Received: by alpheratz.cpm.aca.mmu.ac.uk id PAA06489 (8.6.9/5.3[ref email@example.com] for cpm.aca.mmu.ac.uk from firstname.lastname@example.org); Wed, 20 Jun 2001 15:35:54 +0100 Message-ID: <3B30B408.D5DA1BE3@bioinf.man.ac.uk> Date: Wed, 20 Jun 2001 15:32:40 +0100 From: Chris Taylor <Christopher.Taylor@man.ac.uk> Organization: University of Manchester X-Mailer: Mozilla 4.77 [en] (Windows NT 5.0; U) X-Accept-Language: en To: email@example.com Subject: Re: sexual selection and memes References: <2D1C159B783DD211808A006008062D3101745F20@inchna.stir.ac.uk> Content-Type: text/plain; charset=iso-8859-1 Content-Transfer-Encoding: 8bit Sender: firstname.lastname@example.org Precedence: bulk Reply-To: email@example.com
Vincent Campbell wrote:
> Very interesting.
> Can one assume, or does the study consider that offspring receiving high
> male parental investment conduct high mpi themselves?
> Maybe all they get is the appearance of high mpi from being well looked
> after, and subsequently get the females regardless of how they then behave
> as parents.
I agree you'd expect cheaters that always display large badges, but I'm
not sure if there wouldn't still be a difference between well cared for
and otherwise (this wasn't really gone into in any depth in the paper).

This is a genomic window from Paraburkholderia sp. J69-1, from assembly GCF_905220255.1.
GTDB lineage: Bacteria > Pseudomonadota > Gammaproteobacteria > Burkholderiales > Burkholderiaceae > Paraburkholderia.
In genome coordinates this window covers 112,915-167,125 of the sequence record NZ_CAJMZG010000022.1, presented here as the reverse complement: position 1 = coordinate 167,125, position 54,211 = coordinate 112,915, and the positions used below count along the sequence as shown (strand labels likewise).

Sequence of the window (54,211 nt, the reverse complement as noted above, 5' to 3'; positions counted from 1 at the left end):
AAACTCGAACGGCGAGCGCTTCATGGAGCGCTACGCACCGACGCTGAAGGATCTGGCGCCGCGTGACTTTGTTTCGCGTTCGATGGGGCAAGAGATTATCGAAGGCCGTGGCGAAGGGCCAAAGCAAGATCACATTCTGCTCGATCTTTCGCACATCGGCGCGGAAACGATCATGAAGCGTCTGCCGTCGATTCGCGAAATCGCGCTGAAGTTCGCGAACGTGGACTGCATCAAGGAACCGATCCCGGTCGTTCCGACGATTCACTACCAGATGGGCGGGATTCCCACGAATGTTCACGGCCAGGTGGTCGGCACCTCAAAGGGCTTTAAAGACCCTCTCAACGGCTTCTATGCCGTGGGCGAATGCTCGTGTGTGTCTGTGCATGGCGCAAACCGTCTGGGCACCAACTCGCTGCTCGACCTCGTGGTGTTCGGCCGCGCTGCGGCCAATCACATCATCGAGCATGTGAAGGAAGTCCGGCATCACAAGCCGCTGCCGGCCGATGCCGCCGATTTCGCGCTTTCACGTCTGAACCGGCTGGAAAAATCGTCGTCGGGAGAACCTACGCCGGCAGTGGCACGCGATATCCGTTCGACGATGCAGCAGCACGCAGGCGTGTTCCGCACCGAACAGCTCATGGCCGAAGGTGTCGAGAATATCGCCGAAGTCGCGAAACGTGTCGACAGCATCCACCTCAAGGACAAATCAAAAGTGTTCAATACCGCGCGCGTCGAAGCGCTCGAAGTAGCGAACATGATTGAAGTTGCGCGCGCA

As for the investment of sons reflecting that of fathers, the authors
did state fairly strongly that this was indeed the case.
I think the thing is that most of these sexually selected indicators are
just a facility to display a trait, whereas the 'degree' to which that
trait is displayed is always a measure of realised fitness (i.e. fitness
of other genes, or in our case, fitness of memes). I think to lose the
parental behaviour after having experienced it would only be possible if
the sparrows lost their general learning ability, which would reduce
their overall fitness considerably; so perhaps this is why there don't
appear to be any cheaters (not that they looked particularly hard
actually). Also I should mention that birds born early in the season
tended to always have larger badges than late birds because life is
generally better for the earlier broods. If I could get the bloody
Nature site to work properly (gits) then I'd send round a PDF of it (I
will if you like when I finally get one, because it's been a few months
since I last read it).
Chris Taylor (firstname.lastname@example.org)
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